According to the Oxford Dictionaries Online, plagiarism is "the practice of taking someone else’s work or ideas and passing them off as one’s own."* While plagiarism has long been an act of academic dishonesty, the advent of the Internet, and seemingly unlimited access to electronic information resources, has brought renewed interest in the concept of plagiarism.
It is important that we understand that it is wrong to copy other people's work, and to present it as one's own work. It is equally wrong to use ideas and facts from other sources, and not to properly cite those sources. This is still plagiarism, even though no exact copying occurred. While one form of plagiarism is more intentional, the second form is still an act of academic dishonesty, and must be avoided.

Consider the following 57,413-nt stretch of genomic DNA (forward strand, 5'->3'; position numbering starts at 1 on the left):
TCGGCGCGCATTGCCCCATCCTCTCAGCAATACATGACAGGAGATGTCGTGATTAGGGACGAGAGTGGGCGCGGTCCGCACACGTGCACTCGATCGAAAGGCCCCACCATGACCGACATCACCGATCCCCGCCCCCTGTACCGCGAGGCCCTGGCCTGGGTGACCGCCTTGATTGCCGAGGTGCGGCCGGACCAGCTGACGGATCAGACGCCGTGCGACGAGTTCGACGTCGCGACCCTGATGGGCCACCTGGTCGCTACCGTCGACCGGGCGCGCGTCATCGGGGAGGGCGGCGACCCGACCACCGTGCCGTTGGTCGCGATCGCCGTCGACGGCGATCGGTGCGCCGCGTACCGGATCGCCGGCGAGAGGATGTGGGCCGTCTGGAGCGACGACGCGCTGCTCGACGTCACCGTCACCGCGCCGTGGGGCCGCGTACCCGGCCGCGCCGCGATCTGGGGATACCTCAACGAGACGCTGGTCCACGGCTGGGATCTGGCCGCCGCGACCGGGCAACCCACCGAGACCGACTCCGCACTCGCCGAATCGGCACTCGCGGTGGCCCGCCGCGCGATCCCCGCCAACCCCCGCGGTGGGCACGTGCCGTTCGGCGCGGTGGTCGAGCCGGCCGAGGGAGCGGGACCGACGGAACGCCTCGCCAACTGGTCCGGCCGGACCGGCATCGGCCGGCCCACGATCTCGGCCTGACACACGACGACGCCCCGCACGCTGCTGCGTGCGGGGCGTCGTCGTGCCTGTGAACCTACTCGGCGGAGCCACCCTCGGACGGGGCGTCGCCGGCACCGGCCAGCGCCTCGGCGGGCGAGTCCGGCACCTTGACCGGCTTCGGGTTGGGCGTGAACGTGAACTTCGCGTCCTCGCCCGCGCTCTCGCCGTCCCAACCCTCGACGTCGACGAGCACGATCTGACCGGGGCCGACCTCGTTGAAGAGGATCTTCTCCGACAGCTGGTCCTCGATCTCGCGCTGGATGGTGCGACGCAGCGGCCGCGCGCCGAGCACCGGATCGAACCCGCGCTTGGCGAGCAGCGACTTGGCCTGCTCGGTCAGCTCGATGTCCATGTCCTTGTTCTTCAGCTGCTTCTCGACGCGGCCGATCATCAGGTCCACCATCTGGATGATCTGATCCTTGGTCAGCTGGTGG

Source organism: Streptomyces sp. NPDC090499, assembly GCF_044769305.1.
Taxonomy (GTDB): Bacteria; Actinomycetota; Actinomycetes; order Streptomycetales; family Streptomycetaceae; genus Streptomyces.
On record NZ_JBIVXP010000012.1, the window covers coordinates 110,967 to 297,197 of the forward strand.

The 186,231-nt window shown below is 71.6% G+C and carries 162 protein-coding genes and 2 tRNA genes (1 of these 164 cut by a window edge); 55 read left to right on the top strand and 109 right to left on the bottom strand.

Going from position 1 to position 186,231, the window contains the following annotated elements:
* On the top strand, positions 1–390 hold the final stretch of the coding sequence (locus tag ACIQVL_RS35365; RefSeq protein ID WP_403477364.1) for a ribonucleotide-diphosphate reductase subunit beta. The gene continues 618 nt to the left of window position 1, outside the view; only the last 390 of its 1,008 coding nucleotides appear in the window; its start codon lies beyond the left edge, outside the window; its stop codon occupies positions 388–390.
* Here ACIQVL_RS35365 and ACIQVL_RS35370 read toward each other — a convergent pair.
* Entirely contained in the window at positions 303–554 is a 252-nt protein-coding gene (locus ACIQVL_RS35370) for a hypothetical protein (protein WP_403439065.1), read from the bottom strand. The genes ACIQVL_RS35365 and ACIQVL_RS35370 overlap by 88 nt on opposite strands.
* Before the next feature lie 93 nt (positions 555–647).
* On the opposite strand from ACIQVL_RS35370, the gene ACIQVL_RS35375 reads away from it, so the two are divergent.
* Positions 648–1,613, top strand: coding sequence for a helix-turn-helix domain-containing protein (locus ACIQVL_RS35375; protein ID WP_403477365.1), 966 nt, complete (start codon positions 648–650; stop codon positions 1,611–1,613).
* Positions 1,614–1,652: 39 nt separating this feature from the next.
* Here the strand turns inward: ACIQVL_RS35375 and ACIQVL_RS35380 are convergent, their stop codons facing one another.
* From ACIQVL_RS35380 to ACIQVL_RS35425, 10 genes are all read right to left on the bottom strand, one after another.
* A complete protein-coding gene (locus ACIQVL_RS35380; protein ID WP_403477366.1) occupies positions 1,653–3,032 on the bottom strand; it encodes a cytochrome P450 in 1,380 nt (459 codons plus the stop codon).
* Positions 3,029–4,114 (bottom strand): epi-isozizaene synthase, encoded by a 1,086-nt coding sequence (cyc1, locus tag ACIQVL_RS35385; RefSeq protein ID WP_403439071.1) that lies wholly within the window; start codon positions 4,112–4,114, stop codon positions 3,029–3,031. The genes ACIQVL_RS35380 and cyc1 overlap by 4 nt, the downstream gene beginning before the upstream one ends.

Students who plagiarize often do so because they are pressed for time, or they have not been organized with their research. Taking good notes and documenting the sources of valuable information and quotes is a good way to avoid plagiarism. In addition, working from outlines and solid rough drafts also ensures that a student is blending her/his voice with that of others.
*"Plagiarism." Oxford Dictionaries Online. 12 Dec. 2012. web. http://www.oxforddictionaries.com.
Please see below for Severn School's Plagarism Policy.